Gutters, Erosion, and French Drains
The soils in most areas of Central Florida are very sandy which does not allow for much ponding due to very quick percolation to the aquifer. This is beneficial to avoid flooding, but it is bad for lawns and shrubs, and can lead to erosion. Sandy soil is quick to erode, and it is not uncommon to see washouts around the yard when heavy flooding rains occur.
In areas beyond Central Florida where the soils are not as sandy, many homeowners use French drainage systems to move water out of ponding areas which also serves as a method for dispersing the water to needed areas of the lawn. French drainage systems are not as popular in the Central Florida, which is probably a mistake due to the erosion factor and the damage rushing water off a home creates to the home and the surrounding flower beds, shrubs, and ornamentals.
Let me illustrate a very common scenario for many Central Florida homes. A home is built that has no gutters and the homeowner designs landscaping around their home which features shrubs, ornamentals, and a flower garden with a sprinkler or drip irrigation system. Once the home is built and the landscaping is installed, the homeowner realizes, after a few frog-strangling summer thunderstorms, that their landscaping is getting destroyed due to significant water beatings and erosion from shedding water off the roof. Additionally, this flooding water off the roof is running down the home’s façade creating significant mildew and possible damage to the home’s exterior from water intrusion.
At this time, the homeowner calls a local gutter company that can install a gutter a system to collect the shedding water off the roof, but there is still an issue of what to do with all this water. The cheapest way to handle the water is to install splash blocks at the end of the gutter downspouts which will splatter and disperse the water. This can work adequately in some circumstances, but parts of the landscaping or yard are still being flooded which can create erosion issues. Also, the splatter effect of the water can mildew and damage your home’s foundation and lawn.
Installing a French drainage system to the end of the downspout will allow the water to be dispersed throughout the yard and stop the significant erosion from occurring around your home’s foundation. A French drainage system will typically use a black, perforated corrugated pipe that can be stretched 50 to 100 feet just underground in the yard and provides great irrigation to the property. The natural gravity of the water flow will push the water and therefore, the chance of erosion is greatly diminished.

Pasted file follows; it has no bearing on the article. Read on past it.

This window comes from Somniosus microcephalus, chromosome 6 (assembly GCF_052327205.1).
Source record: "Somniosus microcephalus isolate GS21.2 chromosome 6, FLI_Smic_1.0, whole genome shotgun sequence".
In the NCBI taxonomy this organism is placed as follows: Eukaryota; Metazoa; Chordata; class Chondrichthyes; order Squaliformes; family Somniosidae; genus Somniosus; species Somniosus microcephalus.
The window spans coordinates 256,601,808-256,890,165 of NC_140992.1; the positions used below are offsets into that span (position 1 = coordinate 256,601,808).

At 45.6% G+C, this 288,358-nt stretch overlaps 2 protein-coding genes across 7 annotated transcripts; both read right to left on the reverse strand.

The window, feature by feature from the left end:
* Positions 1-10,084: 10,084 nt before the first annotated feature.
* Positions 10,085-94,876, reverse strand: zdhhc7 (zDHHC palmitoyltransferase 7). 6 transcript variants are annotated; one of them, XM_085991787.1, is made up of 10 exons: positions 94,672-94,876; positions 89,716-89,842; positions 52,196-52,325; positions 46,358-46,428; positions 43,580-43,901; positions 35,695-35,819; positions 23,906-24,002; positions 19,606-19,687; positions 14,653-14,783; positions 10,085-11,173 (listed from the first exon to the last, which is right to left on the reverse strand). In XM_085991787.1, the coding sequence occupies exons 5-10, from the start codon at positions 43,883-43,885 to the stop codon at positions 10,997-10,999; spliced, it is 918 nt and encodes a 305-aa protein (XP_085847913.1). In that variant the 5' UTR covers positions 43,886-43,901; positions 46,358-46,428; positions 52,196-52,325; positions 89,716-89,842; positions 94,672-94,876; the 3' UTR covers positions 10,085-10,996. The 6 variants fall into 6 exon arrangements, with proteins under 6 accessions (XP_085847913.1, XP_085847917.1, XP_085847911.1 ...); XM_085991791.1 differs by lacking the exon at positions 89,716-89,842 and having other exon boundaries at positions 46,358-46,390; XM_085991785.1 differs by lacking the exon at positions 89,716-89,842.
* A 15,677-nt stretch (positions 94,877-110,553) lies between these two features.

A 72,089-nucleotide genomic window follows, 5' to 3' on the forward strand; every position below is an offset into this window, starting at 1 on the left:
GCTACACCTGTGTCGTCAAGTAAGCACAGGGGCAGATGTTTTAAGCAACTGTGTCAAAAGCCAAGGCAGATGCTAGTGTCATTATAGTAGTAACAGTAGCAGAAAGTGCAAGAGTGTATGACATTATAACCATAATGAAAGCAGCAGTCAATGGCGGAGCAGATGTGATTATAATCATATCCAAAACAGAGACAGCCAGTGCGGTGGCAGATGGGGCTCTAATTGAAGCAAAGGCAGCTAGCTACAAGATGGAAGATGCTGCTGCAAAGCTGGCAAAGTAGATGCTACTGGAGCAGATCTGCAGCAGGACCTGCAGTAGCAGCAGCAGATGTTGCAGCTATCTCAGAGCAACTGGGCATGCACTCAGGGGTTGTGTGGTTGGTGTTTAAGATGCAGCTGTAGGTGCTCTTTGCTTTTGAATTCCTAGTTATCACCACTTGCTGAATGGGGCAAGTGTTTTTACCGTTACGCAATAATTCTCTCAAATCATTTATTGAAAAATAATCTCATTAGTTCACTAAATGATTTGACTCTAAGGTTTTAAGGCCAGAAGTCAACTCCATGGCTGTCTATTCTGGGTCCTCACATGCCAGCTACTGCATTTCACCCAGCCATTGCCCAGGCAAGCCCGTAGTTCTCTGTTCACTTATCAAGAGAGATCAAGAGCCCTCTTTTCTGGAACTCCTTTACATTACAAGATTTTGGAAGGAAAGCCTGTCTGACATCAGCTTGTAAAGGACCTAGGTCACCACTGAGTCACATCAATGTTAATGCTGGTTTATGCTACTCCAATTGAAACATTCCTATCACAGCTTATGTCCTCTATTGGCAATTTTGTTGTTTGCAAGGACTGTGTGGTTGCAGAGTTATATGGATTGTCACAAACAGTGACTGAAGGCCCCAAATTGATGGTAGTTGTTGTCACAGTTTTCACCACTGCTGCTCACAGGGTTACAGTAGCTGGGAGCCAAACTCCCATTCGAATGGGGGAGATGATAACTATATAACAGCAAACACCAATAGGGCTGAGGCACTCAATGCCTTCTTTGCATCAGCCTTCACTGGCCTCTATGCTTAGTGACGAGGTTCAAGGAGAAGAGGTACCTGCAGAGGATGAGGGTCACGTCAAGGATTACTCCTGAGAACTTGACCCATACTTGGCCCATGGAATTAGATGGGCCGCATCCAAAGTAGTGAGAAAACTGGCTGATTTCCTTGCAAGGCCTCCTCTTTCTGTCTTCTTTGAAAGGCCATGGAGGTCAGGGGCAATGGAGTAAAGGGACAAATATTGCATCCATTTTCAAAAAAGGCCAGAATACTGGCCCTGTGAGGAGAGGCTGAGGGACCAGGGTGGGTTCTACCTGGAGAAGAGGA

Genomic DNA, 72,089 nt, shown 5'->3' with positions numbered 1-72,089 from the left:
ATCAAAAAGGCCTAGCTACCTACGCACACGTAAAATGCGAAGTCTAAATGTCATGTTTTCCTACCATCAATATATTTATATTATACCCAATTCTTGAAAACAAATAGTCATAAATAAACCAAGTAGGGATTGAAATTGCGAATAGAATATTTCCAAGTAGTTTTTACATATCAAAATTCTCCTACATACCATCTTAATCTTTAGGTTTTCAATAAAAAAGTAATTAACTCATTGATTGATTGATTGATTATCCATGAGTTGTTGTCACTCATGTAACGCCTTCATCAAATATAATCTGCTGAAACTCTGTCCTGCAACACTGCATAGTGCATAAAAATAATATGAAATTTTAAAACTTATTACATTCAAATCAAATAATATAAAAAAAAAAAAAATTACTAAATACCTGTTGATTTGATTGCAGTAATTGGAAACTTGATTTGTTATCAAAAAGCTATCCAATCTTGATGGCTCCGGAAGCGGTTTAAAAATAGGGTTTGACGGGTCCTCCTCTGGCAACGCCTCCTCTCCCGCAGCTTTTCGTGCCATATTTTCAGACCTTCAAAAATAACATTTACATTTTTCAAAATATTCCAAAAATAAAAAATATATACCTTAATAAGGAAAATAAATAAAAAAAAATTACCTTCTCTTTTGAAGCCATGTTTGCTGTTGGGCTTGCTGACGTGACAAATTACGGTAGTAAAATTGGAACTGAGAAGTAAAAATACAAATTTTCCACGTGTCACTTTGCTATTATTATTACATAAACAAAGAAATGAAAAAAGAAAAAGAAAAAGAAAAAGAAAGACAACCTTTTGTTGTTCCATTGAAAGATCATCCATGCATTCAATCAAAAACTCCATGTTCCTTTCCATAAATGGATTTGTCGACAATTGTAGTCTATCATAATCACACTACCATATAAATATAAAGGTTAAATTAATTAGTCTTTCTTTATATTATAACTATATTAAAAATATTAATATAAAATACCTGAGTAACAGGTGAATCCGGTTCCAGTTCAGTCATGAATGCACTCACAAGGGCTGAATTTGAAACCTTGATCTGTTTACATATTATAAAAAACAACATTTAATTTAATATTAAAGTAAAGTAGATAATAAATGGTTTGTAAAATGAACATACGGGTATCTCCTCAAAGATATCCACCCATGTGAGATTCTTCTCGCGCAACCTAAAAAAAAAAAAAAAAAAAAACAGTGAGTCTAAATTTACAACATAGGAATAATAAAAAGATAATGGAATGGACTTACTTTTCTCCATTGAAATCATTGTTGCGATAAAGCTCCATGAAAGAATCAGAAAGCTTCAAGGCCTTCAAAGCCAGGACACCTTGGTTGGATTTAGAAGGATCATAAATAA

A French drainage system is easy to install, and the components are very simple and affordable. It is the type of project a homeowner could easily tackle alone if they are able to handle a shovel and some bags of gravel. The real key is to make sure your corrugated pipe is sloped correctly, and that you extend the corrugated pipe far enough out to handle the amount of the water it is collecting. There is also a side benefit, this should ease some of the washout into the aquifer of the fertilizers and pesticides that are used on your plants and shrubs.
If you do not have a gutter around your home, the next time there is a heavy afternoon thunderstorm inspect the flower bed and shrubs around your house. If you see erosion or it looks like your plants have been badly damaged, there is a good chance you need to install a gutter system. Also look for heavy moisture spots or runs down the façade of your home because this could be creating silent damage. If you see heavy moisture spots, consider installing a gutter system and spend a little extra money on a French drainage system that could move the water further away where it can help the rest of your yard.
Water in Central Florida is a good thing, but too much, too fast can damage your home and its surrounding plants, shrubs, flowers, and lawn.
Don Magruder is the CEO of Ro-Mac Lumber & Supply, Inc., and he is also the host of the “Around the House” Show which can be seen at AroundtheHouse.TV.